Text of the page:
There is no shortage of advice on negotiating the purchase of a car. Although the research potential of the Internet empowers you to enter negotiations armed with a lot of information, you remain at a disadvantage if the process intimidates you. It is tempting to walk up to a car salesman, cut to the chase and state the monthly payment you prefer. That approach is listed under the “what not to say” advice offered by experts who understand the car-buying experience. However, because it seems rational to negotiate from the monthly payment vantage, it helps to understand why experts warn against the approach.
Monthly Payment vs. Purchase Price
Negotiating the purchase prices is the safest choice, says John Nielson in a CNN article. Nielson, a director with AAA, explains that there are a lot of variables that affect monthly payments. The dealer earns more money when your contract is based on monthly payments. Once you are focused on a monthly payment amount, the process moves forward without discussion of contract details, such as the interest rate, the length of the loan and the amount you will spend if you keep the car through the end of the loan. You learn those facts after you sign on the dotted line.
Behind the Monthly Payment
Your saleswoman might start off with the question, “How much do you want to pay monthly?” ConsumerReports.org says don’t don't answer that question. The saleswoman will gladly work hard at wrangling those contract variables to get you a desired monthly payment. She can juggle the price of the car, the value of your trade-in and the financing to arrive at a monthly payment amount, perhaps extending the contract to reach a lower payment. In the end, you will pay more for the car than it is worth and also pay much more in interest.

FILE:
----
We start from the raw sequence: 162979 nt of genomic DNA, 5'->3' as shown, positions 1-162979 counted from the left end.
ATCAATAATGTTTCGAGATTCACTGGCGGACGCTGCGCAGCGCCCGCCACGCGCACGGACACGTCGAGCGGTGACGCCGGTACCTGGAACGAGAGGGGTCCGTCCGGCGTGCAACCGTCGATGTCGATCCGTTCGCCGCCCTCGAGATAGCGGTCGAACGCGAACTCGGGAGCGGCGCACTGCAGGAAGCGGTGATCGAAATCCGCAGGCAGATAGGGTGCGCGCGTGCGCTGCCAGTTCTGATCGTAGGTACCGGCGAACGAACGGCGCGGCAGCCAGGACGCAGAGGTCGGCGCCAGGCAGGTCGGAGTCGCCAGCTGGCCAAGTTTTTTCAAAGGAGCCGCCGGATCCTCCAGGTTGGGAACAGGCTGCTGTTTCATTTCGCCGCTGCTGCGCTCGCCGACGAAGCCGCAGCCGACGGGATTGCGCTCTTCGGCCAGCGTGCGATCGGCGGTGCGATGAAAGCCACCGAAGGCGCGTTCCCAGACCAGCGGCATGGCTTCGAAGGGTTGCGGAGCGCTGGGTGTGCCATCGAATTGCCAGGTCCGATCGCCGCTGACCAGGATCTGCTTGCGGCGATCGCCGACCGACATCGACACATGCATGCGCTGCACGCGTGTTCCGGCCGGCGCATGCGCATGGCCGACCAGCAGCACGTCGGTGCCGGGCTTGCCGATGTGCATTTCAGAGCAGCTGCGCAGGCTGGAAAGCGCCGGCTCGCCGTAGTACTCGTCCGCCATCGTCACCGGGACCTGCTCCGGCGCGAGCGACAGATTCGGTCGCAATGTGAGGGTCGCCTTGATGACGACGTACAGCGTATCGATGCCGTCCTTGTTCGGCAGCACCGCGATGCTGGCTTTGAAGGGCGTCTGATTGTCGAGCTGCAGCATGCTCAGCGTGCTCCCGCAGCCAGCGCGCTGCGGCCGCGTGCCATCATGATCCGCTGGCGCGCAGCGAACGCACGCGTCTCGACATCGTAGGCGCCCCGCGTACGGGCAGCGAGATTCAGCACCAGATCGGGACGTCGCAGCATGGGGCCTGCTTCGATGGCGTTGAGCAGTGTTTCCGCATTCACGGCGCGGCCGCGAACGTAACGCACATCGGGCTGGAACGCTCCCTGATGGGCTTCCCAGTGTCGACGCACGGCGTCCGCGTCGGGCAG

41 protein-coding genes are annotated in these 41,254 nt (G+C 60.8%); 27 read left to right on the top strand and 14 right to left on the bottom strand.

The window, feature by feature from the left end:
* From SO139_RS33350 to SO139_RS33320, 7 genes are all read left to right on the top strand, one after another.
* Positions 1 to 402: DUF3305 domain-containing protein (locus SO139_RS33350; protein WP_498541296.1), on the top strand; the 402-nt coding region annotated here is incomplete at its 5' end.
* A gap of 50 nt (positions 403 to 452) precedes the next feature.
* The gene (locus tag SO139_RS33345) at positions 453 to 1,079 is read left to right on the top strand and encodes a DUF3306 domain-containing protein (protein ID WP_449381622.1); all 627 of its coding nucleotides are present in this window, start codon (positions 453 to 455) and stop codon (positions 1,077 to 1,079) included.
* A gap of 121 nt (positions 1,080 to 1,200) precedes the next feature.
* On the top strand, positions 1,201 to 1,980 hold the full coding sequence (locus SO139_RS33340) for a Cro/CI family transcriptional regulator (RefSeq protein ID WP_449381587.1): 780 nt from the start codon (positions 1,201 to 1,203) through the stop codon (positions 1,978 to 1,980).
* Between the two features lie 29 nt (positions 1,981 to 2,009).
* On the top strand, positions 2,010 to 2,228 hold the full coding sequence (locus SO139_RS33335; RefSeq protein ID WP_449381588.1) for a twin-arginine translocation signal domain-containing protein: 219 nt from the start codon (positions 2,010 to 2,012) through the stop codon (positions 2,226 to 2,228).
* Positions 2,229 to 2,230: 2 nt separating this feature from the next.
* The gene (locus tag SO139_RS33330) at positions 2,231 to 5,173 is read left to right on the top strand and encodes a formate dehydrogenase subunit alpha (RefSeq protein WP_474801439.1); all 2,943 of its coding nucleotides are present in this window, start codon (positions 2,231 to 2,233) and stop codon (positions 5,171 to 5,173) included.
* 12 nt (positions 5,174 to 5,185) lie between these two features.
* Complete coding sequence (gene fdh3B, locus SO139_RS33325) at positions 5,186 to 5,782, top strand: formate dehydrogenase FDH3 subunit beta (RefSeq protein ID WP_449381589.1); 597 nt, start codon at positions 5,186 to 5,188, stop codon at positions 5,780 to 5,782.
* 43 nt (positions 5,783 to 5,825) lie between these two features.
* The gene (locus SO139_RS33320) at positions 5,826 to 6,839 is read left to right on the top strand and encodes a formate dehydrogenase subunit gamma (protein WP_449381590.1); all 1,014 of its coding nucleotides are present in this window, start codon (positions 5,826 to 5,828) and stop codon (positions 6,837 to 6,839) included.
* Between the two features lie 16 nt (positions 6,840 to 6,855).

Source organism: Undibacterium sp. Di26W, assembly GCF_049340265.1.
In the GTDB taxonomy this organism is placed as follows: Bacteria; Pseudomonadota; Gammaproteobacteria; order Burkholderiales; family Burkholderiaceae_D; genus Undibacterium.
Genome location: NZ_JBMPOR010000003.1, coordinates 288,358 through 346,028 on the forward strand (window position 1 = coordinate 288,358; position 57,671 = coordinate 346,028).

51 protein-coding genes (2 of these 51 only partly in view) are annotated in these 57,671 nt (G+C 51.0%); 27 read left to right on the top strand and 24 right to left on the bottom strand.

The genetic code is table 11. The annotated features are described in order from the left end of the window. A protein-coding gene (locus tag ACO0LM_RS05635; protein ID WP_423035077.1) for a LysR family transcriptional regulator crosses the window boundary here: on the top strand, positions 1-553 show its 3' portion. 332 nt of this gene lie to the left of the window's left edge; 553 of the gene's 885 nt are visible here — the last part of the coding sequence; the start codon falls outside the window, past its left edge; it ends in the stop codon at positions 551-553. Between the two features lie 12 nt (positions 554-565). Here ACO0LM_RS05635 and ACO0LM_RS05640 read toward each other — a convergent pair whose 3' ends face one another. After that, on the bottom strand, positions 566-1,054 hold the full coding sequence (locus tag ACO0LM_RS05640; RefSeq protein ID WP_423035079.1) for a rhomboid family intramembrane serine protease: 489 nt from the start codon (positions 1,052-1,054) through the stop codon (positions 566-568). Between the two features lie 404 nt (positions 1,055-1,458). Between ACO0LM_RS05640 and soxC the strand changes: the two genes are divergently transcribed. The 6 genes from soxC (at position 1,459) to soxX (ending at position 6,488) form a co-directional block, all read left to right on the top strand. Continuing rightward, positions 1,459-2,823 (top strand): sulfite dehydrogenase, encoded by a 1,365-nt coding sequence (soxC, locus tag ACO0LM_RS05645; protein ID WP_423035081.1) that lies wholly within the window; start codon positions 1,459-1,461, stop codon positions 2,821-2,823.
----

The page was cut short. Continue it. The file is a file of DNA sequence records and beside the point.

ConsumerReports.org recommends focusing on one aspect of the car sale at a time. Negotiations should begin after the dealer makes an offer, without knowledge of your target price, and you settle on a price for the car. After price is determined, it is time to talk financing. Advertised interest rates are usually for the shortest contract length, so getting the monthly payment you want will probably require a longer contract. Take time to recalculate the loan for each monthly payment amount you consider. Negotiate first on the car's price and financing.
Just because you refrain from talking about monthly payments doesn’t mean you aren’t thinking about them. The challenge is to take your time and get the information you need to make a good decision about the car you decide to purchase. Monthly payments and dealer incentives aside, you need to know how the car is rated in terms of mileage, reliability and safety. Check prices in your area. Consumer reviews also help with your decision. Don’t let budget concerns get in the way of making sure you get a good car for your money.
Gail Sessoms, a grant writer and nonprofit consultant, writes about nonprofit, small business and personal finance issues. She volunteers as a court-appointed child advocate, has a background in social services and writes about issues important to families. Sessoms holds a Bachelor of Arts degree in liberal studies.